3. Keep all personal information secure
Never share any personal or financial information with websites that aren’t secure. Check the address bar for the website you’re using and see if there is a locked padlock icon, this means the website is secured with a digital certificate. Only share personal information online if you’re sure the website is genuine. Check this module out to find out how.
4. Ensure all devices are secure
All of the devices (smartphones, laptops, tablets, computers) you use to access the internet will have security features built in already, but it’s important that you make sure they’re set up and activated. These include PIN entry, fingerprint or facial recognition and passwords to access your device. This forms the first barrier to anyone other than yourself trying to access your device.
5. Keep your software up to date
The software installed on our devices is constantly being developed and upgraded to work more efficiently, provide a better user experience and improved security features to combat the latest techniques used by illegal hackers. Software weaknesses can be exploited by illegal hackers so it’s important to keep all software, including any internet security software you have installed on your device, up to date with the latest updates (also known as patches).
6. Ensure privacy settings are on
The web browsers you use to access the internet have privacy settings that you can change to keep your browsing activity private, this can also be said about many of the websites you may visit, e.g. social media sites.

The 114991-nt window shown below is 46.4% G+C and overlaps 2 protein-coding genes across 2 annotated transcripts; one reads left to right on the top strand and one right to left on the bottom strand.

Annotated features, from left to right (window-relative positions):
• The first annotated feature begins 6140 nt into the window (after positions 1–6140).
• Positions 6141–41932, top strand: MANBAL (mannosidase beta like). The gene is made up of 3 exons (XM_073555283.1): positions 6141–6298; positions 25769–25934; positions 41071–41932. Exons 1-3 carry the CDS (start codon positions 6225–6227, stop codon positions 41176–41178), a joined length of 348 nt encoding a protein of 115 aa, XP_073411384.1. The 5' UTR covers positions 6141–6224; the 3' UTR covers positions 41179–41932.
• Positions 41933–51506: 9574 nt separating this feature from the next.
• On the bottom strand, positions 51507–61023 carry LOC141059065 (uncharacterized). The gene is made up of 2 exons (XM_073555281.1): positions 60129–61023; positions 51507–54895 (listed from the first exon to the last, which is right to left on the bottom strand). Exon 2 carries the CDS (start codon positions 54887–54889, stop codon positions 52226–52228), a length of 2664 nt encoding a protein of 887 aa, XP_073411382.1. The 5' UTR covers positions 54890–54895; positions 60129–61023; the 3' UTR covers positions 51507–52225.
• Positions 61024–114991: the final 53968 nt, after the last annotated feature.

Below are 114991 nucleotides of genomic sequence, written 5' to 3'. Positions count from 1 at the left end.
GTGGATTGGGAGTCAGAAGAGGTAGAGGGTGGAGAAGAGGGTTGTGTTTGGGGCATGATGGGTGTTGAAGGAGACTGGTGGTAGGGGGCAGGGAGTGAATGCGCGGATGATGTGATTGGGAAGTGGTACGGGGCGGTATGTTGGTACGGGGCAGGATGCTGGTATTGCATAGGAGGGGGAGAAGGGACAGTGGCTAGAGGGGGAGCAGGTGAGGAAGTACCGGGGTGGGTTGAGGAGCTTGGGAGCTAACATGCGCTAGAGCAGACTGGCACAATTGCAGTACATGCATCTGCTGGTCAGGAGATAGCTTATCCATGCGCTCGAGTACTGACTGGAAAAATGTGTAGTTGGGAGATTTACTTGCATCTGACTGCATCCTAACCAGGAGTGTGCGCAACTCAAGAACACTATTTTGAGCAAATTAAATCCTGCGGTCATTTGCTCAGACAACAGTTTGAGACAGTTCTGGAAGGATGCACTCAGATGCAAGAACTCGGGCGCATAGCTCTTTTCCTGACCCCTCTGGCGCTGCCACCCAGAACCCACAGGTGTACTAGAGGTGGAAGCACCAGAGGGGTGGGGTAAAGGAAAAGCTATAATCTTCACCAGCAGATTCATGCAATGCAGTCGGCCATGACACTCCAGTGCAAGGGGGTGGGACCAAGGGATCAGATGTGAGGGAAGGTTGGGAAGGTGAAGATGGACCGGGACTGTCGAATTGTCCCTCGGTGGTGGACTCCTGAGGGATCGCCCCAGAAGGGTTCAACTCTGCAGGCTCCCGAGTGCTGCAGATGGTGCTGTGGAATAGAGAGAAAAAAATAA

7. Take care with downloads
There’s an incredible amount of content available to view and download on the internet but it’s important to take care over what you download, and where you download it from. It’s advisable to only download content from reputable and trusted websites to reduce the risk of you downloading content embedded with malicious software.
Make sure anything you download is scanned by an up to date anti-malware scanner because don’t forget, the primary objective of some cybercriminals is to get you to download and install malware so they can cause harm to your device or try and steal your personal information.
8. Back up your personal data
It’s a good idea to back up your personal and valuable data you have stored on your devices to an external source such as an external hard drive or cloud storage service. This creates a copy that can be accessed easily if you become the victim of a malicious attack.
Hopefully you’ll see that there’s lots of things you can do to keep safe when accessing and using the internet, by taking precautions and following sensible guidance and best practices, you can keep your devices and personal information secure.
Source: Digital 2022 Global Overview Report retrieved from: https://datareportal.com/reports/digital-2022-global-overview-report